Sej Sej Bob (2*) – A Taproot râčenitsa. seuBulgarian

*2nd Generation dance. A dance that developed and was disseminated in a non-traditional way. 2G dances are specific – have a fixed format designed to correspond with the arrangement of a particular recording., whereas 1G dances are generic – have a shorter sequence that works with live music – where many different songs are played and arrangements vary according to the tastes of musicians and dancers. For more on the differences between 1st & 2nd G dances click here.

Sej Sej Bob – A Taproot râčenitsa

Our only North American source for this dance is Yves Moreau, who introduced it at Stockton in 1981. Googling YouTubes of Sej Sej Bop (or bob) results in only one video from California and none from Bulgaria.

I’ve always enjoyed doing Sej Sej Bob [the name used by Yves in vol.2 of his DVD series of recorded demonstrations of dances he has taught, available here:]. However I only recently recognized that Sej Sej Bob is a combination of the two most common Balkan dance motifs – Uneven Walking, [] and the Taproot Dance [].

Measures 1-4 are Uneven Walking; L, L(hold), R, to a râčenitsa rhythm – Q,Q,S, x4.

Measures 5-10 and 11-16 are each fancy variations of the standard T-6 Taproot Dance, only moving to the left. Each is a set of three measures (râčenica’s) Q,Q,S, Q,Q,S, Q,Q,S = [L, R, L ,__,R, __,]=4 weight changes [unweighted stamps don’t count as either a step or a weight change] – repeated. The ,__, steps are either an unweighted stamp or scuff [no weight change], or a čukče [also no weight change].

Found here:

Yves’ notes say he learned Sej Sej Bob in Sofia [a long ways from Dobrudja – DB] from Liliana Zafirova and Stefan Valgarov. Yves goes on to say the dance is “typical of the râčenica type dances found throughout Dobrudja [click] under various names, i.e. Kucata, Brasni Carvul, etc.” Googling Kucata and Brasni carvul yields several YouTube examples from Bulgaria of dances similar to Sej Sej Bop (or Bob), including a beginning walking or ‘limping’ step, followed by more complex ‘stamping’ steps. However, none of the YouTubes I found could be considered “village” examples. Below is the closest – a performance of kuchata by ‘old timers’. Although I have no doubt the steps of Sej sej bop are “authentic”, their placement in an identically repeated sequence that exactly matches the accompanying record, indicates an example of “arranged folklore”, which I consider 2nd Generation dance.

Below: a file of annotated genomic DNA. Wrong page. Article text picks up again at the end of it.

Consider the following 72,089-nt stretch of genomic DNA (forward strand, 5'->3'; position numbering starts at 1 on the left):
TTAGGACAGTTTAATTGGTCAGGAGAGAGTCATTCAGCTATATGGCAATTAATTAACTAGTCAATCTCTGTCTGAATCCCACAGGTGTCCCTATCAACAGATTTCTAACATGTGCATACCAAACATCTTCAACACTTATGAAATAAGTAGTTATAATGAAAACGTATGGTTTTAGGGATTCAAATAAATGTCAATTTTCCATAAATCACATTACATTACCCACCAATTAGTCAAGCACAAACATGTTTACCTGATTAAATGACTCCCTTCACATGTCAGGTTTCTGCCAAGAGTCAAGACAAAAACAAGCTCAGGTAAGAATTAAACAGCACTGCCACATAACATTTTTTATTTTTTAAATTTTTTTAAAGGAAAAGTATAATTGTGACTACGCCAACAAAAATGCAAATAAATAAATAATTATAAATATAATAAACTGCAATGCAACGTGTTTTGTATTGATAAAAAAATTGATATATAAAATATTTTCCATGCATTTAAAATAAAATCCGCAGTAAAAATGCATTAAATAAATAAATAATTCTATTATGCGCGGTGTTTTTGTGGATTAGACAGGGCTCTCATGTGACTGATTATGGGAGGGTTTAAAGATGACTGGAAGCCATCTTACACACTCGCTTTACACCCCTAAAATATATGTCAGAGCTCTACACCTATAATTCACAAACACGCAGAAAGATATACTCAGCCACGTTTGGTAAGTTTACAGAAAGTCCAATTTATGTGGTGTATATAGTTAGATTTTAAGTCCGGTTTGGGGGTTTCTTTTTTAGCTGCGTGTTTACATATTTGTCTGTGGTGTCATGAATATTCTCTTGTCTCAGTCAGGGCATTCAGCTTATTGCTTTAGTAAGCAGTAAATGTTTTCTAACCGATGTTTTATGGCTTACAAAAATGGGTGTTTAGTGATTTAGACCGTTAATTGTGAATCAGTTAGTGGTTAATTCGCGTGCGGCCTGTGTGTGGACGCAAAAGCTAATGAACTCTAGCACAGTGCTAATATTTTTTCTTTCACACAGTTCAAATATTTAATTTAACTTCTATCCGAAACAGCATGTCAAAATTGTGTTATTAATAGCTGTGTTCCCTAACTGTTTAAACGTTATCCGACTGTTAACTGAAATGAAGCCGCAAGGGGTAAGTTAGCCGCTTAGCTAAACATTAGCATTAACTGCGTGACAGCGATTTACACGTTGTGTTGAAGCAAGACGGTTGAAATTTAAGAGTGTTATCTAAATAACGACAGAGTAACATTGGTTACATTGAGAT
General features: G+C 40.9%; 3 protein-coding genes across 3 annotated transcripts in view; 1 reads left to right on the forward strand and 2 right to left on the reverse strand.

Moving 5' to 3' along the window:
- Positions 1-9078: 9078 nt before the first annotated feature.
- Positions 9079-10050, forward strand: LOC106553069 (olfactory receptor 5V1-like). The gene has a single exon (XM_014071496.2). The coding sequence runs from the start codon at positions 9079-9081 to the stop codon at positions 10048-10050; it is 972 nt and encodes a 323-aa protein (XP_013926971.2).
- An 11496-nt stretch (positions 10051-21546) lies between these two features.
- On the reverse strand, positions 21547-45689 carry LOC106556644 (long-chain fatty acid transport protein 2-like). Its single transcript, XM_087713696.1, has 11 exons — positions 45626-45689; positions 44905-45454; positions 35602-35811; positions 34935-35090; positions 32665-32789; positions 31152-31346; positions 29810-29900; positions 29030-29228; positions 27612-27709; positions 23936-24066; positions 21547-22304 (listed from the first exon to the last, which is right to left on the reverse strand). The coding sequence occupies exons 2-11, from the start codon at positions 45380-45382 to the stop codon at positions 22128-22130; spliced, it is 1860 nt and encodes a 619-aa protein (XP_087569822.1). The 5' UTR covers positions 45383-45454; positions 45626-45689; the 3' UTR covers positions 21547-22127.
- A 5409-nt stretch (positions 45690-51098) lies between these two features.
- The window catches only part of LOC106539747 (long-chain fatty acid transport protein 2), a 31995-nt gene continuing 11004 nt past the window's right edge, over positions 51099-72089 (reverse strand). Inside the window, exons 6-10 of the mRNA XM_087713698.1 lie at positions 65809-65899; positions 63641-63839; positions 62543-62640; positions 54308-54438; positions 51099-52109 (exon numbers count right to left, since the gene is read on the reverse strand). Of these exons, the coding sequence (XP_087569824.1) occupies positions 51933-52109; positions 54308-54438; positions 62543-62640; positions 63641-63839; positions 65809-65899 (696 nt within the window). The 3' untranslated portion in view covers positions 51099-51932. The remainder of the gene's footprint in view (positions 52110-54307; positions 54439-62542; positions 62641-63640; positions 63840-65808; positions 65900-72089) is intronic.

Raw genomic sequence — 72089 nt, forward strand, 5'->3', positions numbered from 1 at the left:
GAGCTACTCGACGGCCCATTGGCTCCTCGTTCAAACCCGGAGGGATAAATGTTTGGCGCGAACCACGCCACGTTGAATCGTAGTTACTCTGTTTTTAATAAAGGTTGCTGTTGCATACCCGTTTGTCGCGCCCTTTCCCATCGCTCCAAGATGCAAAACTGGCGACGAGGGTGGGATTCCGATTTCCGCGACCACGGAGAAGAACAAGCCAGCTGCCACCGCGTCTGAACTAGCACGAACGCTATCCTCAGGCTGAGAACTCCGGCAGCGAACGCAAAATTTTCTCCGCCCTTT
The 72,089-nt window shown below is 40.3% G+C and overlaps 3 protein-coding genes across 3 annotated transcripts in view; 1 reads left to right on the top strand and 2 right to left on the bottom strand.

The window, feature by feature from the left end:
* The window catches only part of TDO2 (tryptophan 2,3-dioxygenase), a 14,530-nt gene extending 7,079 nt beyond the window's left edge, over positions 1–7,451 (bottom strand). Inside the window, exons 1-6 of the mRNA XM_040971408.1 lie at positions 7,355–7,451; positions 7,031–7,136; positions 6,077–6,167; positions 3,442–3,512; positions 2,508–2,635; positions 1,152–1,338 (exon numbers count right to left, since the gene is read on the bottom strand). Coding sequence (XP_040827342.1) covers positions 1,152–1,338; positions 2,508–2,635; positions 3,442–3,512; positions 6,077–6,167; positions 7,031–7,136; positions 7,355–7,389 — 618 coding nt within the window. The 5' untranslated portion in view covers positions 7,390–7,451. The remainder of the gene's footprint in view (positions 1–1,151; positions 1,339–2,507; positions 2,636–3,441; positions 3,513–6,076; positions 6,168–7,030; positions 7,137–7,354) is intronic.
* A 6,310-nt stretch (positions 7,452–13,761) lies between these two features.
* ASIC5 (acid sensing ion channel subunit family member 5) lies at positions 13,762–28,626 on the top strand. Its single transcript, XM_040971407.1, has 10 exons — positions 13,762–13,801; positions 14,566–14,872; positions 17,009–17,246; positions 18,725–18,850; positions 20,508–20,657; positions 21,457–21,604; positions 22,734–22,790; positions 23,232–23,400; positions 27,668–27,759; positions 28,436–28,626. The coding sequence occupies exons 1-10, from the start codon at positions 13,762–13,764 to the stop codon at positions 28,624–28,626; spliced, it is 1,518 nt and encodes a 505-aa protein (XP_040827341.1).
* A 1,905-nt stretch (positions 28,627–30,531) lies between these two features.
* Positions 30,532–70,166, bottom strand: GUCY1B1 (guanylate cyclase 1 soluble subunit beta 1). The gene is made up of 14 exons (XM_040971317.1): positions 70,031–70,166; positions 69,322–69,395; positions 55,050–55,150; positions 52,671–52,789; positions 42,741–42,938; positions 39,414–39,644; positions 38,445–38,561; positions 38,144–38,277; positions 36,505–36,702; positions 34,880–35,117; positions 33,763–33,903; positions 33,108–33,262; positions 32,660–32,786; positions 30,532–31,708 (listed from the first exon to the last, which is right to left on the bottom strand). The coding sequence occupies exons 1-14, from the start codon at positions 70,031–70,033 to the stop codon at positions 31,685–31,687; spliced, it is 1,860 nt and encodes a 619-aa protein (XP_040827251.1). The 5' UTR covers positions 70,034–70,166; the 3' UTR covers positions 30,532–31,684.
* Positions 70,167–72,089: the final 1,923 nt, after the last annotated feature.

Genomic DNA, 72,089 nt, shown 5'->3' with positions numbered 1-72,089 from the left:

Kuchata, Куцата – a râčenica

A simple “village” Kucata as part of a medley. Kucata from 0:49 – 1:31
Village of Trastenik, pop 1400, Ruse district, 2019
Ruse district in red.
Kucata with variations. Found here:

Brasni tsarvul (carvul) – another râčenica


Katley from the wrote: “Brasni tsarvul reminds me of another dance that’s been popular at Zoom meetings: Povlekana, Are they related?” see video

Don replies: Off hand I don’t know, as I hadn’t heard of Povlekana. (I haven’t heard of sooooo many dances!) However I looked it up and it’s certainly a Dobrudjian râčenica, popular among Bulgarian performing groups and known here, as I found 7 different YouTubes. Seems it was taught here by Iliana Bozhanova. Anyone have more to add? Here’s the “official” YouTube.

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